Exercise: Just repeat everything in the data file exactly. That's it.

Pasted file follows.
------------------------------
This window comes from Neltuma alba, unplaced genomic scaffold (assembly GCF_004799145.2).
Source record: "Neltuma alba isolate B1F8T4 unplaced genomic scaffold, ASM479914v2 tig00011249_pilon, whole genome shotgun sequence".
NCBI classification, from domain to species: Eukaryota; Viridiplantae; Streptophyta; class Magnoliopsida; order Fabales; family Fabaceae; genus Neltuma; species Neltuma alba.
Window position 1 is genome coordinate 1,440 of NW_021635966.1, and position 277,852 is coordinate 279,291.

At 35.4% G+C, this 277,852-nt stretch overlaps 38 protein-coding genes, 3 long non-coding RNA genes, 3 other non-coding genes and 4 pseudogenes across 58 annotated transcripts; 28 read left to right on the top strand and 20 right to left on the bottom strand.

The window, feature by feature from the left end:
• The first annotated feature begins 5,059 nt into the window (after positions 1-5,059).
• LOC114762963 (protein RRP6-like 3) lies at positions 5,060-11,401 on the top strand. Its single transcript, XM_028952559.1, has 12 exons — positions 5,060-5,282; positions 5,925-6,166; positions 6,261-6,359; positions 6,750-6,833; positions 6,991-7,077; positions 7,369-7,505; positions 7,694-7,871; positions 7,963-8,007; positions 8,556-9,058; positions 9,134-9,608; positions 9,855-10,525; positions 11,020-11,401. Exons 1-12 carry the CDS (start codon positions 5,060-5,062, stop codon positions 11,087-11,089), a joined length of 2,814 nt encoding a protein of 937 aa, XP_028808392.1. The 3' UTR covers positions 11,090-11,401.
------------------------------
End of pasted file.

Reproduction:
This window comes from Neltuma alba, unplaced genomic scaffold (assembly GCF_004799145.2).
Source record: "Neltuma alba isolate B1F8T4 unplaced genomic scaffold, ASM479914v2 tig00011249_pilon, whole genome shotgun sequence".
NCBI classification, from domain to species: Eukaryota; Viridiplantae; Streptophyta; class Magnoliopsida; order Fabales; family Fabaceae; genus Neltuma; species Neltuma alba.
Window position 1 is genome coordinate 1,440 of NW_021635966.1, and position 277,852 is coordinate 279,291.

At 35.4% G+C, this 277,852-nt stretch overlaps 38 protein-coding genes, 3 long non-coding RNA genes, 3 other non-coding genes and 4 pseudogenes across 58 annotated transcripts; 28 read left to right on the top strand and 20 right to left on the bottom strand.

The window, feature by feature from the left end:
• The first annotated feature begins 5,059 nt into the window (after positions 1-5,059).
• LOC114762963 (protein RRP6-like 3) lies at positions 5,060-11,401 on the top strand. Its single transcript, XM_028952559.1, has 12 exons — positions 5,060-5,282; positions 5,925-6,166; positions 6,261-6,359; positions 6,750-6,833; positions 6,991-7,077; positions 7,369-7,505; positions 7,694-7,871; positions 7,963-8,007; positions 8,556-9,058; positions 9,134-9,608; positions 9,855-10,525; positions 11,020-11,401. Exons 1-12 carry the CDS (start codon positions 5,060-5,062, stop codon positions 11,087-11,089), a joined length of 2,814 nt encoding a protein of 937 aa, XP_028808392.1. The 3' UTR covers positions 11,090-11,401.